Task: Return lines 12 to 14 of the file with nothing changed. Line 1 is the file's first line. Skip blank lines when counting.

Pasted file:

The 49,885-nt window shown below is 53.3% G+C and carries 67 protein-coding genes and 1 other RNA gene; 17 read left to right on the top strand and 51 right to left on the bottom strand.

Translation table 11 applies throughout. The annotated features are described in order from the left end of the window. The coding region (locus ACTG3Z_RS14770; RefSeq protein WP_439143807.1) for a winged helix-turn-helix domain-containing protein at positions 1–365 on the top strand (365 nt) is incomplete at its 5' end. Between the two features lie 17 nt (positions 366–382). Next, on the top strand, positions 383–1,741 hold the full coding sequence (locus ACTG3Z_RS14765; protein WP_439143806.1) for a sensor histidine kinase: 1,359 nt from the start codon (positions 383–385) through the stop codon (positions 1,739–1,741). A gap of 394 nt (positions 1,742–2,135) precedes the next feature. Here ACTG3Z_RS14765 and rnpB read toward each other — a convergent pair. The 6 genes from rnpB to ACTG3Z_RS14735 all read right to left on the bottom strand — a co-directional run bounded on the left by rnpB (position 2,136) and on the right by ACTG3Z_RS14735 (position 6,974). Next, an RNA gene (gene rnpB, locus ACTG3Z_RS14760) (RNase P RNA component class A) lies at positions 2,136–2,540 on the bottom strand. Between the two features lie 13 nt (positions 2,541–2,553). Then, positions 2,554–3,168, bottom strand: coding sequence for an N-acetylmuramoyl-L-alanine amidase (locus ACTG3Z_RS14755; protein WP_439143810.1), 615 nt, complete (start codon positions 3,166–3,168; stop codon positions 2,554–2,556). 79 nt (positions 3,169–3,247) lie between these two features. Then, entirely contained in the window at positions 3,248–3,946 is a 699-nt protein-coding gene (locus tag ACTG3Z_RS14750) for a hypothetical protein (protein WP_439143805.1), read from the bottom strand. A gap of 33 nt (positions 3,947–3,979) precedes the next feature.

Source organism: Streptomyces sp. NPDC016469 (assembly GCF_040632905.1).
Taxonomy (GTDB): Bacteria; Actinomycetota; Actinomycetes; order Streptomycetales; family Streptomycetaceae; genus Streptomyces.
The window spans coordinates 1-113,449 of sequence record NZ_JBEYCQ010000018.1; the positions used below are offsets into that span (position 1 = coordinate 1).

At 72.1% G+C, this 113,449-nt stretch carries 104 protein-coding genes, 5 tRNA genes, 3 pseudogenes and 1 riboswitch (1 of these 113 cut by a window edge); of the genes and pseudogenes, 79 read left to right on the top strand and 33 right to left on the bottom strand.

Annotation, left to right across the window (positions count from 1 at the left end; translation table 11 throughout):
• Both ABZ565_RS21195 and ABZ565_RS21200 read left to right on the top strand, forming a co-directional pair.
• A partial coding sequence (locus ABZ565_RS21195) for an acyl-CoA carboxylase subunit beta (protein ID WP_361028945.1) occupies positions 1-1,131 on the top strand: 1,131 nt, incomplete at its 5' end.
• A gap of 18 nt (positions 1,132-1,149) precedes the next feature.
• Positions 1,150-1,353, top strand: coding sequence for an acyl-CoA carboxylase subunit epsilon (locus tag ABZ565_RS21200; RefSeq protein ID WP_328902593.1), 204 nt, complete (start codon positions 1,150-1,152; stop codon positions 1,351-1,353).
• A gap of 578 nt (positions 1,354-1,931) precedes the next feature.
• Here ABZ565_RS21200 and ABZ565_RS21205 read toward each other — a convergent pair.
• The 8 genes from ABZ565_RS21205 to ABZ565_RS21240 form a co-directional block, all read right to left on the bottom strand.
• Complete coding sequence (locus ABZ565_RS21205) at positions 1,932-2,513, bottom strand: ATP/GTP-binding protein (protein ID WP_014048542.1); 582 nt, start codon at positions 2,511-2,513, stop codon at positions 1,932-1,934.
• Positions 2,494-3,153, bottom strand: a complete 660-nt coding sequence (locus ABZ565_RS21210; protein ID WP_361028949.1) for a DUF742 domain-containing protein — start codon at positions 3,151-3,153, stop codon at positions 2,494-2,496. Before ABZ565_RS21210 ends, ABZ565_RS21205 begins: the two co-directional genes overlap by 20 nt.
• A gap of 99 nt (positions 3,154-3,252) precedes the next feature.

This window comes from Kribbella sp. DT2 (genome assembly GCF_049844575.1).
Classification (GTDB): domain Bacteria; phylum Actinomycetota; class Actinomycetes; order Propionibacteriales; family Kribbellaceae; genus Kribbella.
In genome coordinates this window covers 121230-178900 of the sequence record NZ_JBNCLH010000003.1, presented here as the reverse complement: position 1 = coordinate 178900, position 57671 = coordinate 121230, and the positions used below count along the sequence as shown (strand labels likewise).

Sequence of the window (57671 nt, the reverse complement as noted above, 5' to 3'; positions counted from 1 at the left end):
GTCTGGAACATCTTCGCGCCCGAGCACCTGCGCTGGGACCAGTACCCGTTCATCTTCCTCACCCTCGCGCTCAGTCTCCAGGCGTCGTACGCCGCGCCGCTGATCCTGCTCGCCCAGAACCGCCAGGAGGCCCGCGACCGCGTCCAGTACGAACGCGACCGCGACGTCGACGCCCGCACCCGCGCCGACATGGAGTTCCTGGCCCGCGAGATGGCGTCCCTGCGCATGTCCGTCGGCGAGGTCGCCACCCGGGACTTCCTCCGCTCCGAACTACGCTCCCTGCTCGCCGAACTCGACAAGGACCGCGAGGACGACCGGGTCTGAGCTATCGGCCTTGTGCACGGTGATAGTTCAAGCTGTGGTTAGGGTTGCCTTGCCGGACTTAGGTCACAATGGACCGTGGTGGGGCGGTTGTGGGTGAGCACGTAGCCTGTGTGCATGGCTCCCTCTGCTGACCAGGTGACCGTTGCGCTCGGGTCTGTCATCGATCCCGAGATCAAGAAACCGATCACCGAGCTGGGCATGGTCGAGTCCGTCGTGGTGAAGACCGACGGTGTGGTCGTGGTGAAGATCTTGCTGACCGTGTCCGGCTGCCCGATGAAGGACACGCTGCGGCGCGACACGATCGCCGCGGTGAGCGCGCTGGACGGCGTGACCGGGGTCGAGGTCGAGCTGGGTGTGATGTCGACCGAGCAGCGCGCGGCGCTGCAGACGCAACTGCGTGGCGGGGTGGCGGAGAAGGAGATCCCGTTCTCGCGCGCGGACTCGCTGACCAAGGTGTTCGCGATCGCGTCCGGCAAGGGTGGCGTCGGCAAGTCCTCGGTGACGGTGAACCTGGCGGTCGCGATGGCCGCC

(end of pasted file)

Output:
• A gap of 578 nt (positions 1,354-1,931) precedes the next feature.
• Here ABZ565_RS21200 and ABZ565_RS21205 read toward each other — a convergent pair.
• The 8 genes from ABZ565_RS21205 to ABZ565_RS21240 form a co-directional block, all read right to left on the bottom strand.